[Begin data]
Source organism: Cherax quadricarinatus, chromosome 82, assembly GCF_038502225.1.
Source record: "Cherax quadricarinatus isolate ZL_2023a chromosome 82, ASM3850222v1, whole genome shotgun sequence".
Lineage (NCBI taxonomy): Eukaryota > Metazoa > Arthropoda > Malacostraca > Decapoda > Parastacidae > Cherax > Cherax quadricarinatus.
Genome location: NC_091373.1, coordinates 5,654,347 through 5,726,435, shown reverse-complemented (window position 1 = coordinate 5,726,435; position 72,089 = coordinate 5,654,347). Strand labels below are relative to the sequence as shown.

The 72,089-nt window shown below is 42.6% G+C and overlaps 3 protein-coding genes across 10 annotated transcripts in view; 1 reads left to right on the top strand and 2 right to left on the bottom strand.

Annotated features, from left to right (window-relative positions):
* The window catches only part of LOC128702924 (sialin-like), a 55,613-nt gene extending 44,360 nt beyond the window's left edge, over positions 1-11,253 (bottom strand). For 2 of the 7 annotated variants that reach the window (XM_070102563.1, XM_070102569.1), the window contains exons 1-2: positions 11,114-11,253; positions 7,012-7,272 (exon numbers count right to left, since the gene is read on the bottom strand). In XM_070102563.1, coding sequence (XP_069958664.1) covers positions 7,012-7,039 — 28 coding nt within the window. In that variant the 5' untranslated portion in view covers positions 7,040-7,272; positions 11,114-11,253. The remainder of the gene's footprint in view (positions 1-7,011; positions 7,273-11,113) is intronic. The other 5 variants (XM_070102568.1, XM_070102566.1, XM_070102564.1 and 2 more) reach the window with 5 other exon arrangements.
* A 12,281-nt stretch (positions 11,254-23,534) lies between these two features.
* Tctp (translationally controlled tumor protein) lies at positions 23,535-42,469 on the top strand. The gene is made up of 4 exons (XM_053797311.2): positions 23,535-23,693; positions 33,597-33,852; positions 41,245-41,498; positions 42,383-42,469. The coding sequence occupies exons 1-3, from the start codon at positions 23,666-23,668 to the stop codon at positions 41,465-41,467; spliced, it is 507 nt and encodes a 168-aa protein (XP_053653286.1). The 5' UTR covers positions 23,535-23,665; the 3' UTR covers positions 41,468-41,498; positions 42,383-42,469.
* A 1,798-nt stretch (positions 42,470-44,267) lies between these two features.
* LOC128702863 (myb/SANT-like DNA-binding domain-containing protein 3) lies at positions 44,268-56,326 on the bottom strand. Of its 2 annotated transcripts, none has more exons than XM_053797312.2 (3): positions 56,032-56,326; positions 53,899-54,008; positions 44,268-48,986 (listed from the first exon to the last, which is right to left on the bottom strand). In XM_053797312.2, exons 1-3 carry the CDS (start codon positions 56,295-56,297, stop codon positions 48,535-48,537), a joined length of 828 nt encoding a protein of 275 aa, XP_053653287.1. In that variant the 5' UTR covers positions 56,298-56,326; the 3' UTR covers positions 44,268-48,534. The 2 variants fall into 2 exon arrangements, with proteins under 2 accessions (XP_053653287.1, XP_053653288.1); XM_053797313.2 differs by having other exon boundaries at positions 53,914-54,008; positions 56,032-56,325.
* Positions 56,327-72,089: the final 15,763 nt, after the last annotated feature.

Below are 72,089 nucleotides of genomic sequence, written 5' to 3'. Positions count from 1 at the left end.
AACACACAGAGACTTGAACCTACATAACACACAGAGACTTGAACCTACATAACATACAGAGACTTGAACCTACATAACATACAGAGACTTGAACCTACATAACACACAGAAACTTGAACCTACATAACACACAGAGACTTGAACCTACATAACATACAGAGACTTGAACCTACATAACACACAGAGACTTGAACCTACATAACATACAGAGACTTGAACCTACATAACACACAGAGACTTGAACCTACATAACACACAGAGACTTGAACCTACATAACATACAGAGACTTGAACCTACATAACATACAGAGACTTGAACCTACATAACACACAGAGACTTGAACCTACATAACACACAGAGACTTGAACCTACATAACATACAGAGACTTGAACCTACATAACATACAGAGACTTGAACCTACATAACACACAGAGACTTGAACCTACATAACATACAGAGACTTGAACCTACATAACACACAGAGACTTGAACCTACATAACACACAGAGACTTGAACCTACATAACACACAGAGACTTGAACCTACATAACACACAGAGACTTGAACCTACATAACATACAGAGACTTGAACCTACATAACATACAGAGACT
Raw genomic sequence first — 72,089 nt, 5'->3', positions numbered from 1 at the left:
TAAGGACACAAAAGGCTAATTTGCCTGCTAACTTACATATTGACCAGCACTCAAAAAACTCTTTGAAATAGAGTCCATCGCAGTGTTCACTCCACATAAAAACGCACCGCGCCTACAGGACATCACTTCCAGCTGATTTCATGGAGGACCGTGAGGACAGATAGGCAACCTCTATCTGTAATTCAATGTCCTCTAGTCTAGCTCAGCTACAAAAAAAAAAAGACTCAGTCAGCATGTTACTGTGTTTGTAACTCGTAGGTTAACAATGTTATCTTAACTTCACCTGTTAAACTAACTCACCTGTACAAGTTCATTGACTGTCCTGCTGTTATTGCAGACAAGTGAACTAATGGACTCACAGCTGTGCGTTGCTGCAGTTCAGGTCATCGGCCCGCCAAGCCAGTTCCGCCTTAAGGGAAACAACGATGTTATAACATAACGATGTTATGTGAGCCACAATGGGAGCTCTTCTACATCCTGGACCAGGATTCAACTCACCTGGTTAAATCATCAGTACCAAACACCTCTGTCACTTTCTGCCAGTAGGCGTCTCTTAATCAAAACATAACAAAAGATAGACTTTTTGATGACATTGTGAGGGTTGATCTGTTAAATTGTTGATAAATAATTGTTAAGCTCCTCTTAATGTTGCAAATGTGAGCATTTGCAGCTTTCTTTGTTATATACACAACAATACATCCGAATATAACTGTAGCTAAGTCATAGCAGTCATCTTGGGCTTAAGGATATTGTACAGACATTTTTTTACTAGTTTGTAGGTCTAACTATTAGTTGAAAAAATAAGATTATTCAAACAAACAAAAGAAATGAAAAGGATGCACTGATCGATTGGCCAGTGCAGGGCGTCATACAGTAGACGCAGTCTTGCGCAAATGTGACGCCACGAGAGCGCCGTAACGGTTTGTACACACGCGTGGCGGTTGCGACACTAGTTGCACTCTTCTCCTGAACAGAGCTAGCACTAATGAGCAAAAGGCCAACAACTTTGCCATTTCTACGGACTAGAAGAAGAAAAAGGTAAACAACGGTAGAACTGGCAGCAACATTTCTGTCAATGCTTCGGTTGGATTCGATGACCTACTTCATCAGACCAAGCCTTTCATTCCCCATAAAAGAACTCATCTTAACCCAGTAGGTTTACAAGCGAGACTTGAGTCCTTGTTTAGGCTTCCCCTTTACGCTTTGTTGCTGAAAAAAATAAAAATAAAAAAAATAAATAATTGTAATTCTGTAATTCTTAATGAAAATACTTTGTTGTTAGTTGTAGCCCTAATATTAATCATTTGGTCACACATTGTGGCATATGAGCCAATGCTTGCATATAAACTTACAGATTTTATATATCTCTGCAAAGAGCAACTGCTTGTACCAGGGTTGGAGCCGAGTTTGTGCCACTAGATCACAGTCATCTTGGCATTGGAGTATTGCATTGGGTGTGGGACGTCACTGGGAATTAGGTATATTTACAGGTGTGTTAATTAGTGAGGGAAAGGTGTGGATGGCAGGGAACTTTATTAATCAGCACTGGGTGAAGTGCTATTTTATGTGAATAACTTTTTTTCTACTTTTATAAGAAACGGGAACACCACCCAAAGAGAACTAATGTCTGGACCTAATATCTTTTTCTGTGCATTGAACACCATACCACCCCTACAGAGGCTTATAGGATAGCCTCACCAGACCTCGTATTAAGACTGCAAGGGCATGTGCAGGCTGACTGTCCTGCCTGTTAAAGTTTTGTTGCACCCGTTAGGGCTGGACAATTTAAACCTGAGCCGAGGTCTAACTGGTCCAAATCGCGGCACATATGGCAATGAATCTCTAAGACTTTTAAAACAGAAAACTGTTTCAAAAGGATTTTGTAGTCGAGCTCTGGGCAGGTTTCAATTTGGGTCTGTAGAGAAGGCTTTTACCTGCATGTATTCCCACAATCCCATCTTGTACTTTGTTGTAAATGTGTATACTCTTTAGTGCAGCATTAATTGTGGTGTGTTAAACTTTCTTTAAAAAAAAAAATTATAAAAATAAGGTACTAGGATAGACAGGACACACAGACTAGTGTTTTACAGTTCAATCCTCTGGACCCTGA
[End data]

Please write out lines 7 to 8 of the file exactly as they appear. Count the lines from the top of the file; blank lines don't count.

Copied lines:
* The window catches only part of LOC128702924 (sialin-like), a 55,613-nt gene extending 44,360 nt beyond the window's left edge, over positions 1-11,253 (bottom strand). For 2 of the 7 annotated variants that reach the window (XM_070102563.1, XM_070102569.1), the window contains exons 1-2: positions 11,114-11,253; positions 7,012-7,272 (exon numbers count right to left, since the gene is read on the bottom strand). In XM_070102563.1, coding sequence (XP_069958664.1) covers positions 7,012-7,039 — 28 coding nt within the window. In that variant the 5' untranslated portion in view covers positions 7,040-7,272; positions 11,114-11,253. The remainder of the gene's footprint in view (positions 1-7,011; positions 7,273-11,113) is intronic. The other 5 variants (XM_070102568.1, XM_070102566.1, XM_070102564.1 and 2 more) reach the window with 5 other exon arrangements.
* A 12,281-nt stretch (positions 11,254-23,534) lies between these two features.